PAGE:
Zerohedge:

The rest of the story is well-known, and was extensively covered here previously: “Mr. Cantor has long been seen as a liaison of sorts between the GOP and Wall Street, which also has been a big campaign contributor. Since 2012, he has raised nearly $1.4 million from financial firms and their employees, according to the Center for Responsive Politics, the most of any industry. Big donors to the former congressman include investment bank Goldman Sachs Group Inc. and private-equity firm Blackstone Group LP.

 
 

During his congressional tenure, Mr. Cantor cultivated close ties with the heads of several large companies, including in the financial sector.

 

Moelis & Co. is coming of age as more mergers-and-acquisitions business is migrating away from larger firms such as UBS AG, where Mr. Moelis was an executive, and toward a newer crop of smaller investment banks that pitch themselves as independent of the conflicts of interest that can arise at larger institutions competing in multiple lines of business.

 

Mr. Moelis took his firm public in April, and in a sign of investors’ enthusiasm for the boutique model, its shares have risen nearly 40% since then, giving it a market value of nearly $2 billion.

 

Messrs. Moelis and Cantor, who have known each other for more than three years, began discussing the possibility of working together shortly before July Fourth, Mr. Cantor said. They were having brunch with their wives in Los Angeles and Mr. Moelis, also a Republican, was giving Mr. Cantor career advice when it occurred to him that the two should work together.

 

The talks intensified in late July, said Mr. Cantor, who noted that he held discussions about joining several other organizations—on Wall Street and off—though none as serious as those with Moelis.

 

Mr. Cantor, who will continue to live in Virginia, will open a new office for the firm in Washington, in addition to having an office at the company’s headquarters in New York City. His compensation wasn’t immediately known.

The final question – how much:

 
 

Group LP has agreed to pay Mr. Cantor an annual base salary of $400,000. Group LP has also agreed to pay Mr. Cantor an initial cash amount of $400,000 and grant Mr. Cantor $1,000,000 in initial restricted stock units (“RSUs”), based on the average closing price of the Company’s common stock on the five trading days prior to his start date. The initial RSUs will generally vest in equal installments on each of the third, fourth and fifth anniversaries of his start date. For calendar year 2015, Group LP has agreed to pay Mr. Cantor minimum incentive compensation of $1,200,000 in cash and $400,000 in incentive RSUs, payable in equal quarterly installments. The incentive RSUs will generally have the same vesting schedule as incentive RSUs granted to Group LP’s other Managing Directors.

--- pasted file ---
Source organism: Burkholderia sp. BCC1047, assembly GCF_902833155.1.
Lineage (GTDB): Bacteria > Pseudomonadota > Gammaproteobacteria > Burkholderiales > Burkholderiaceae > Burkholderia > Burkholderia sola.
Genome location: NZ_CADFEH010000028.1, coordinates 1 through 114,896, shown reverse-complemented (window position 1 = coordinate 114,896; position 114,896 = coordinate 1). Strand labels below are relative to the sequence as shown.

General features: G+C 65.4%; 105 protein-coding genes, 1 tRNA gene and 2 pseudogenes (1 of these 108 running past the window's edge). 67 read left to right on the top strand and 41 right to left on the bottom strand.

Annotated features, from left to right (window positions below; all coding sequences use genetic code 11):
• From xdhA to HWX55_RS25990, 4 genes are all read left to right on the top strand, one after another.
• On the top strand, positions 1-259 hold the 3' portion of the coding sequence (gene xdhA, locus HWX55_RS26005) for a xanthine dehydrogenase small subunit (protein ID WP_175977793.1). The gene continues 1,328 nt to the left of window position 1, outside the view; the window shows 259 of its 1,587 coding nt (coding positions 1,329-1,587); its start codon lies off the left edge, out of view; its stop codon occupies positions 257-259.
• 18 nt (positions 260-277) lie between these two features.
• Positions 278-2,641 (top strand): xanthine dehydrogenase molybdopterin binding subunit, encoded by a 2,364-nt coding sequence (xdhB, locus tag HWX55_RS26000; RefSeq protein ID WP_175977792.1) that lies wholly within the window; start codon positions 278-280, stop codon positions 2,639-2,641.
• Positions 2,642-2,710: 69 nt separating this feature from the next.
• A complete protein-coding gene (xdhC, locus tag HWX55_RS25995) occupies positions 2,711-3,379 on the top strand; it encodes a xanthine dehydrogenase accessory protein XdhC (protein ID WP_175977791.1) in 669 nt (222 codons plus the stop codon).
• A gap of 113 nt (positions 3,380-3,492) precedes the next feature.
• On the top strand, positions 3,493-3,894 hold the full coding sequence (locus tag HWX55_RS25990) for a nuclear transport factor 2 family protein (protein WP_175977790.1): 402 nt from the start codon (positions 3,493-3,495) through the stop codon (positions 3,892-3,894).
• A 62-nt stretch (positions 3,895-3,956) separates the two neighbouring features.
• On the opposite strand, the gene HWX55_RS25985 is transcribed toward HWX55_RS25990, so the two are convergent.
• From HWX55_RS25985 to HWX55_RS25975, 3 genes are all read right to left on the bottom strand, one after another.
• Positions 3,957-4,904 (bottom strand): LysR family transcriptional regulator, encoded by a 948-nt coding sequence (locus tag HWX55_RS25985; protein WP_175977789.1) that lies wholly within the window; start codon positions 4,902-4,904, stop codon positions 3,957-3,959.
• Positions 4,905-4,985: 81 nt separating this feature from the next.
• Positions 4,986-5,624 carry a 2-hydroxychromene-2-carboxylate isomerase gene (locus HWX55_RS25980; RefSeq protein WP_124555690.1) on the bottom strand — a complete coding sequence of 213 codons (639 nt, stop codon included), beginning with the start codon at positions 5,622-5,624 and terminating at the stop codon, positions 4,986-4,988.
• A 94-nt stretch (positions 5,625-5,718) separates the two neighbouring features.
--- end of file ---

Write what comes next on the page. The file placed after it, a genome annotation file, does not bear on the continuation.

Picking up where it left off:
The revolving door: DOJ Fraud Section Chief join Simpson Thacher Bartlett

Jeffrey H. Knox, a senior federal prosecutor who butted heads with a number of Wall Street banks, is switching sides.

The Justice Department announced on Tuesday that Mr. Knox, chief of its fraud section, was leaving the government. In turn, the law firm Simpson Thacher & Bartlett released its own announcement: Mr. Knox will join the firm as a partner in Washington.

The move by Mr. Knox, which caps more than a decade-long prosecutorial career, comes just as one of his biggest Wall Street cases nears a turning point. The Justice Department, along with regulators in Washington and London, is closing in on actions against some of the world’s biggest banks for suspected manipulation of foreign currencies.

 

SEC adopts tighter securitization, ratings agency rules

The U.S. Securities and Exchange Commission adopted tighter rules for asset-backed securities and credit rating agencies in order to better protect investors. The new rules finally tackle two issues at the core of the financial crisis after years of delays. Per Reuters UKHedgeworld:

Banks will need to give far more transparency about ABS products under the new rules, and have to publicly disclose a raft of information about the thousands of car, home or other loans that underlie such securities.

And credit rating agencies will be required to erect strict boundaries between sales staff and employees handing out ratings to the securities, as part of an effort to prevent firms from luring clients with the prospect of favorable ratings.

Source: Hedgeworld